Scientists from China and the United States have warned that sleep deprivation can affect both stem cells in the cornea and the tear film surface of the cornea.
The researchers made the call in their findings in a study recently published by Stem Cell Reports.
In the study, the researchersused mice to learn more about how sleep deprivation can affect the eyes.
The authors of the study stated that the cornea is the clear front surface of the eye.
They noted that the cornea has an overlying tear film that assists in keeping the eyes comfortable and protects them against infection.
According to the study, “Sleep is a fundamental biological requirement for all animals. Appropriate quality and quantity of sleep are essential for the maintenance of mental and physical health.
“Due to the societal pressures and light pollution, sleep deficiency has become a common public health problem, affecting approximately 10 per cent to 20 per cent of individuals worldwide, especially children and young adults.”
The researchers evaluated gene expression in the mice after two days of sleep deprivation and after 10 days of sleep deprivation.
They discovered at the two-day point that 287 genes were significantly upregulated and 88 were downregulated in corneas. At the 10-day point, they found 272 significantly upregulated genes and 150 downregulated genes.
The mice used for the study were tested after one and two months of further sleep deprivation and the researchers discovered that the cornea was less transparent, and the ocular surface became rough and dry,
The authors pointed out that because the thickness of the corneal epithelium decreased significantly after one and two months of sleep deprivation, it eventually led to limbal stem cell deficiency.
Limbal stem cell deficiency is characterised by a loss or deficiency of the stem cells in the limbus that are vital for the re-population of the corneal epithelium and to the barrier function of the limbus.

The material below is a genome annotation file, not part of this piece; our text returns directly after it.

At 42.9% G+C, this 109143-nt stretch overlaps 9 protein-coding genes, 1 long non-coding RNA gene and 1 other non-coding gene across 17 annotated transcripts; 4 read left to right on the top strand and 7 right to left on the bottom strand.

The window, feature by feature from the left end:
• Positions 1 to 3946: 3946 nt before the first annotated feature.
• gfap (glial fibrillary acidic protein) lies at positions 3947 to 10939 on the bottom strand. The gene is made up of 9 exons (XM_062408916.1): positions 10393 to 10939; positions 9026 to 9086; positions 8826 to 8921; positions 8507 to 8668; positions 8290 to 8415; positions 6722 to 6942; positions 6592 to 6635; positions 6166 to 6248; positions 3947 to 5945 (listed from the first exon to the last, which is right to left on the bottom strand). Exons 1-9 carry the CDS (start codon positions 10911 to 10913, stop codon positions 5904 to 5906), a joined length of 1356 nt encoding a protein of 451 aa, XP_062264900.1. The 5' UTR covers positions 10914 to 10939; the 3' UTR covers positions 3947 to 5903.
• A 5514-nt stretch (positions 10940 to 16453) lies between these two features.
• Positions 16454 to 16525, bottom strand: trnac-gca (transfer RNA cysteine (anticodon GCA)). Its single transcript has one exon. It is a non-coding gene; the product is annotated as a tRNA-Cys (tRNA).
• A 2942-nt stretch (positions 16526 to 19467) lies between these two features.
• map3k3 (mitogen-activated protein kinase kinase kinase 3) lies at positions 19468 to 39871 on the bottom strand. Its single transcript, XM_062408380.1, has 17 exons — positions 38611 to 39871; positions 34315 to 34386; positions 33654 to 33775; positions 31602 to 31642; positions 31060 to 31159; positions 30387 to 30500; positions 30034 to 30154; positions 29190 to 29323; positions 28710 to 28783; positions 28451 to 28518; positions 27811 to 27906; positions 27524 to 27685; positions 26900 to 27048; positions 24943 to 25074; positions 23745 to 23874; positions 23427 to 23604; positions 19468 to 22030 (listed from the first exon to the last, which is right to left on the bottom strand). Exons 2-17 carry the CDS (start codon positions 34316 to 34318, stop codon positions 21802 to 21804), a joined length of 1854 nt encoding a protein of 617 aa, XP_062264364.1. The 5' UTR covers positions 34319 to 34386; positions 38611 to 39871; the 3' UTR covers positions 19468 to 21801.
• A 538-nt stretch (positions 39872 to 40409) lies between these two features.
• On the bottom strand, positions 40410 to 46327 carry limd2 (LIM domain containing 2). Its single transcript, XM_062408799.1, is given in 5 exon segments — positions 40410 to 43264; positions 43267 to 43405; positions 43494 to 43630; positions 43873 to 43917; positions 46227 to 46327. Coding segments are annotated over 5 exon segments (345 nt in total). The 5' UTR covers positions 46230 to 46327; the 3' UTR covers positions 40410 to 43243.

They said, “Short-term consequences of insufficient sleep or delayed sleep cause ocular discomfort, including dryness, pain, pruritus, and hyperemia of the eye.”
Despite these discoveries, the authors observed that using eye drops containing antioxidants to treat the mice with damaged corneas aided in restoring their eye health.
According to the Centers for Disease Control and Prevention, more than one-third of adults don’t get enough sleep. Doctors recommend that adults get at least seven hours of sleep each night.
The CDC stated that not getting enough sleep could cause a myriad of health issues, such as having a higher risk for obesity, developing diabetes, and high blood pressure.
You can care for your eyes by doing little things like the following. Regular exercise is one way of combating eye stress and ensuring proper eye care.
Pendulum exercise: Make your eyes trail an object moving from side to side such as a pendant on a chain. If you do not have an object that can move in pendular motion, just move your finger from side to side instead and make your eye follow its motion.
- Swing exercise: Repeat the previous exercise, but this time with movement of the pendulum toward and away from you instead of side-to-side. Both these exercises will work your eye muscles and help your lens maintain focus.
- Eye wash: Dip your eyes in a bowl of water and blink 10 times. This will help tone your eye muscles.
Sun swinging: Swing your body from side to side in front of a light source with your eyes shut for five minutes. You can also do it outside in the sun. The alternating light intensity will give your eyes the feeling of being massaged.